TRIM71/LIN-41, a phylogenetically conserved regulator of development, controls stem cell fates. Mammalian TRIM71 exhibits both RNA-binding and protein ubiquitylation activities, but the functional contribution of either activity and relevant primary targets remain poorly understood. Here, we demonstrate that TRIM71 shapes the transcriptome of mouse embryonic stem cells (mESCs) predominantly through its RNA-binding activity. We reveal that TRIM71 binds targets through 3' untranslated region (UTR) hairpin motifs and that it acts predominantly by target degradation. TRIM71 mutations implicated in etiogenesis of human congenital hydrocephalus impair target silencing. We identify a set of primary targets consistently regulated in various human and mouse cell lines, including MBNL1 (Muscleblind-like protein 1). MBNL1 promotes cell differentiation through regulation of alternative splicing, and we demonstrate that TRIM71 promotes embryonic splicing patterns through MBNL1 repression. Hence, repression of MBNL1-dependent alternative splicing may contribute to TRIM71's function in regulating stem cell fates.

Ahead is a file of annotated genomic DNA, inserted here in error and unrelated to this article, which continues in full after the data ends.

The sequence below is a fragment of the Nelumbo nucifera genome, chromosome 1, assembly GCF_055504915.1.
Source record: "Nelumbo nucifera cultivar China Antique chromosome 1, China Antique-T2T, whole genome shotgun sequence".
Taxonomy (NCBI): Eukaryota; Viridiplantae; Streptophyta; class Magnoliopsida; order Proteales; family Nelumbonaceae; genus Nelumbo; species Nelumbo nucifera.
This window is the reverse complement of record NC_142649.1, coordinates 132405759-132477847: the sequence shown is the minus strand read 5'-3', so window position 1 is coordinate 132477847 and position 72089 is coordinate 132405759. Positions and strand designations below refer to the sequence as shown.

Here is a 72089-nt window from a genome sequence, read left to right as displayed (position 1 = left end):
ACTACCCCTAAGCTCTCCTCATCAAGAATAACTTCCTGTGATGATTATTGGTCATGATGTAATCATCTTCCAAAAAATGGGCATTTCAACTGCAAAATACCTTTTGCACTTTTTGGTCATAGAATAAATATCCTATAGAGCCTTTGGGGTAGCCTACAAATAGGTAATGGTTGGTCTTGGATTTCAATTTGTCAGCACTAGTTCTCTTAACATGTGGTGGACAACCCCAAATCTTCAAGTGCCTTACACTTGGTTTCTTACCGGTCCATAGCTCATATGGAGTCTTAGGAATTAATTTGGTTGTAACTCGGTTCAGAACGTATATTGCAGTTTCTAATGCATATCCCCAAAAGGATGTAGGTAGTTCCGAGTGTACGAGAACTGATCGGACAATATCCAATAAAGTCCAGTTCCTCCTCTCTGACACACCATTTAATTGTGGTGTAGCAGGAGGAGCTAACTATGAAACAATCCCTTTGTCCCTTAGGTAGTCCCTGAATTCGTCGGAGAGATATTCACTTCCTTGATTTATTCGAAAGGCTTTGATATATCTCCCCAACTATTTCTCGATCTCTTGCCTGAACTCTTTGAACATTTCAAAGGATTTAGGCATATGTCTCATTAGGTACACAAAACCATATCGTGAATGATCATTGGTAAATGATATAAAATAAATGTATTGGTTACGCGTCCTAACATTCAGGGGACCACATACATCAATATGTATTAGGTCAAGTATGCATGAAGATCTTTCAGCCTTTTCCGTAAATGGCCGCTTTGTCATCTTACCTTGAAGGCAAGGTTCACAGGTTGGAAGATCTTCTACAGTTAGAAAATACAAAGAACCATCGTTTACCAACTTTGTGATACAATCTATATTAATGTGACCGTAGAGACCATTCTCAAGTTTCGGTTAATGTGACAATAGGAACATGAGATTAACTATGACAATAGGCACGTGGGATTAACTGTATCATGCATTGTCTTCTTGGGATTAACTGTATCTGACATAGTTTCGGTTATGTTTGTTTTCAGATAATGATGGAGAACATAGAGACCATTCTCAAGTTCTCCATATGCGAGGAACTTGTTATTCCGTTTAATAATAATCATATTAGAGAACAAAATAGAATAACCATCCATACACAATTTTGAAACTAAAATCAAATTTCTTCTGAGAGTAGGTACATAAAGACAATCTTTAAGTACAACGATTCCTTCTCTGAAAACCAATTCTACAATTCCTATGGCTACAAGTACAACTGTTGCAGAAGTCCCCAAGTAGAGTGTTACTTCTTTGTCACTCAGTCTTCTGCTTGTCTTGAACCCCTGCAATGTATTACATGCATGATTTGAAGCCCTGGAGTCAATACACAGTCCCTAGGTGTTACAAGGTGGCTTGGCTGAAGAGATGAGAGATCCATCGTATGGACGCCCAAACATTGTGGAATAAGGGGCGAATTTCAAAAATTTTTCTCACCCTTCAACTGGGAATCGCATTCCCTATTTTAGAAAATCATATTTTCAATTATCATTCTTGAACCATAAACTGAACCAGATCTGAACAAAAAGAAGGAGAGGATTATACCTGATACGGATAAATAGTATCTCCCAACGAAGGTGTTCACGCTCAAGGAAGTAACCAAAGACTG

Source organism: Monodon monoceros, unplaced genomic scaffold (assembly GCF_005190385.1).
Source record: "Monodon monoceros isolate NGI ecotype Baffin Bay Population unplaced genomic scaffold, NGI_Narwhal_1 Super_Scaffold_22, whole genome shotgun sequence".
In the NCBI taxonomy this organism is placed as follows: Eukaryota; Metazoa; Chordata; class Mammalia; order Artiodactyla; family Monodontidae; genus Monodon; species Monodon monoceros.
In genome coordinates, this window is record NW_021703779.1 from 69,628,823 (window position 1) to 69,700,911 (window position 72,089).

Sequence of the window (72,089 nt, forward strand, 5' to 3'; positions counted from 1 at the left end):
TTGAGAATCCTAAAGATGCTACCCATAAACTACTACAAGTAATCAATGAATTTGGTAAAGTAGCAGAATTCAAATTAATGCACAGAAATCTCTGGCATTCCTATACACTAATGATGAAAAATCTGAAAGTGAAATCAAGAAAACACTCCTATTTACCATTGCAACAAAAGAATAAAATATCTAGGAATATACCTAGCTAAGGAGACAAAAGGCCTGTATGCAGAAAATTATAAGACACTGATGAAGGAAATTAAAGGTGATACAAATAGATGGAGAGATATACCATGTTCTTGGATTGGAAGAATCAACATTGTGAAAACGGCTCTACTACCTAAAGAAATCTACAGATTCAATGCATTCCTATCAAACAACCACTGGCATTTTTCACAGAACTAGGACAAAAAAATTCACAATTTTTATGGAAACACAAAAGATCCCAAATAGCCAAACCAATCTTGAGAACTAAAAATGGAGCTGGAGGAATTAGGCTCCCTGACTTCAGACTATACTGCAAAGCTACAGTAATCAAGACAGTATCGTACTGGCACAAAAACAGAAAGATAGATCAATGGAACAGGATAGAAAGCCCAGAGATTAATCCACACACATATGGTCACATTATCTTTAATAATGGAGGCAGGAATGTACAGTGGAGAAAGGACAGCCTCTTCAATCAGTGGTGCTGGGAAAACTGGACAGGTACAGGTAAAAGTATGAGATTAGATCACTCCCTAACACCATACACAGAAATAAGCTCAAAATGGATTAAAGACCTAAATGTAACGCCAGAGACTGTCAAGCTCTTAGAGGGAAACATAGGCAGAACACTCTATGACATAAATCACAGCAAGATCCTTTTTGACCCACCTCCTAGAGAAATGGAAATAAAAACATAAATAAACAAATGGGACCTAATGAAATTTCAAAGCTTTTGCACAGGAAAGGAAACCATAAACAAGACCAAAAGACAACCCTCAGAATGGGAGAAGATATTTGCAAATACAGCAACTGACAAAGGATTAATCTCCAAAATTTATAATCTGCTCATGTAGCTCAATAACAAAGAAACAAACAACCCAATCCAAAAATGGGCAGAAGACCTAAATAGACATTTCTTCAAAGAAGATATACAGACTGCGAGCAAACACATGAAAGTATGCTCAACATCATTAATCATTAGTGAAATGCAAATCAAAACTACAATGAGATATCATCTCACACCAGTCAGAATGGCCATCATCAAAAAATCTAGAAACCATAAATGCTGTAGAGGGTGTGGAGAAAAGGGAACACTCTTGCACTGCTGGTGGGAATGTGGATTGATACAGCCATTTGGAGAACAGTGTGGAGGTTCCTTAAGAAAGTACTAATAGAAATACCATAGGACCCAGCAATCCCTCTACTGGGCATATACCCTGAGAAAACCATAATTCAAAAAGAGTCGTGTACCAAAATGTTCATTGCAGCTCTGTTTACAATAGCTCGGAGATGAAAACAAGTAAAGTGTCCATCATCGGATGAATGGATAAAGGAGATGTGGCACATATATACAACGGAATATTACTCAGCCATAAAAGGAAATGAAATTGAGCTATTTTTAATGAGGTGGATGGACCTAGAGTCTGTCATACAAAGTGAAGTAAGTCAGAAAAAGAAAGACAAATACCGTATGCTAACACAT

Keywords: 3′ UTR; 5′ UTR; LIN41; RNA-binding protein; TRIM71; alternative splicing; mRNA degradation; muscleblind; stem cell; translational repression.
© 2019 Welte et al.; Published by Cold Spring Harbor Laboratory Press.